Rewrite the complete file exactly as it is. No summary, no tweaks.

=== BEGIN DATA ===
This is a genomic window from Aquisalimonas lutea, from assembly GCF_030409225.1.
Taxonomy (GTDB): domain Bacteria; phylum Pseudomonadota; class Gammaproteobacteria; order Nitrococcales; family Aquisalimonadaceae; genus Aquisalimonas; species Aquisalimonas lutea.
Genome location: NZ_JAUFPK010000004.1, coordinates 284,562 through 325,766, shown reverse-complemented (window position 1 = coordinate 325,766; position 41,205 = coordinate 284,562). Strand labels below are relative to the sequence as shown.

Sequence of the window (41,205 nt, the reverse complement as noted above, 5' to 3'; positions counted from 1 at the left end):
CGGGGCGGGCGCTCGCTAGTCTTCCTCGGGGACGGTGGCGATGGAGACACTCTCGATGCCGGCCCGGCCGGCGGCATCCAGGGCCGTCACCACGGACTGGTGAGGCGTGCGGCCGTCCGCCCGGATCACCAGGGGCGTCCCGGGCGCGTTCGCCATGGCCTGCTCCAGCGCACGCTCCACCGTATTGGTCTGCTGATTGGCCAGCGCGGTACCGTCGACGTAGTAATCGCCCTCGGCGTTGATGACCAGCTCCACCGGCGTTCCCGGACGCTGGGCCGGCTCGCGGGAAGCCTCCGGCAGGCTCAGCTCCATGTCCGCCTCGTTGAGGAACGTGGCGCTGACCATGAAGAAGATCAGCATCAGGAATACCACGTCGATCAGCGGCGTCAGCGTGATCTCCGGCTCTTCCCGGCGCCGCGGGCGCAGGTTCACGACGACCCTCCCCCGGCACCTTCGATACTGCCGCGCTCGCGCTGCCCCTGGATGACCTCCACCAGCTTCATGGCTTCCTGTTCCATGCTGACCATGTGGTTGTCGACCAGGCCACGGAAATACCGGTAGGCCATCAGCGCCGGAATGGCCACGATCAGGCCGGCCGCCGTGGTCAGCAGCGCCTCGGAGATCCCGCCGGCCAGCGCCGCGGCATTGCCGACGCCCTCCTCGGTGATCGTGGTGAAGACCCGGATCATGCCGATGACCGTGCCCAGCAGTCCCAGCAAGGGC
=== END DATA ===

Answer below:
This is a genomic window from Aquisalimonas lutea, from assembly GCF_030409225.1.
Taxonomy (GTDB): domain Bacteria; phylum Pseudomonadota; class Gammaproteobacteria; order Nitrococcales; family Aquisalimonadaceae; genus Aquisalimonas; species Aquisalimonas lutea.
Genome location: NZ_JAUFPK010000004.1, coordinates 284,562 through 325,766, shown reverse-complemented (window position 1 = coordinate 325,766; position 41,205 = coordinate 284,562). Strand labels below are relative to the sequence as shown.

Sequence of the window (41,205 nt, the reverse complement as noted above, 5' to 3'; positions counted from 1 at the left end):
CGGGGCGGGCGCTCGCTAGTCTTCCTCGGGGACGGTGGCGATGGAGACACTCTCGATGCCGGCCCGGCCGGCGGCATCCAGGGCCGTCACCACGGACTGGTGAGGCGTGCGGCCGTCCGCCCGGATCACCAGGGGCGTCCCGGGCGCGTTCGCCATGGCCTGCTCCAGCGCACGCTCCACCGTATTGGTCTGCTGATTGGCCAGCGCGGTACCGTCGACGTAGTAATCGCCCTCGGCGTTGATGACCAGCTCCACCGGCGTTCCCGGACGCTGGGCCGGCTCGCGGGAAGCCTCCGGCAGGCTCAGCTCCATGTCCGCCTCGTTGAGGAACGTGGCGCTGACCATGAAGAAGATCAGCATCAGGAATACCACGTCGATCAGCGGCGTCAGCGTGATCTCCGGCTCTTCCCGGCGCCGCGGGCGCAGGTTCACGACGACCCTCCCCCGGCACCTTCGATACTGCCGCGCTCGCGCTGCCCCTGGATGACCTCCACCAGCTTCATGGCTTCCTGTTCCATGCTGACCATGTGGTTGTCGACCAGGCCACGGAAATACCGGTAGGCCATCAGCGCCGGAATGGCCACGATCAGGCCGGCCGCCGTGGTCAGCAGCGCCTCGGAGATCCCGCCGGCCAGCGCCGCGGCATTGCCGACGCCCTCCTCGGTGATCGTGGTGAAGACCCGGATCATGCCGATGACCGTGCCCAGCAGTCCCAGCAAGGGC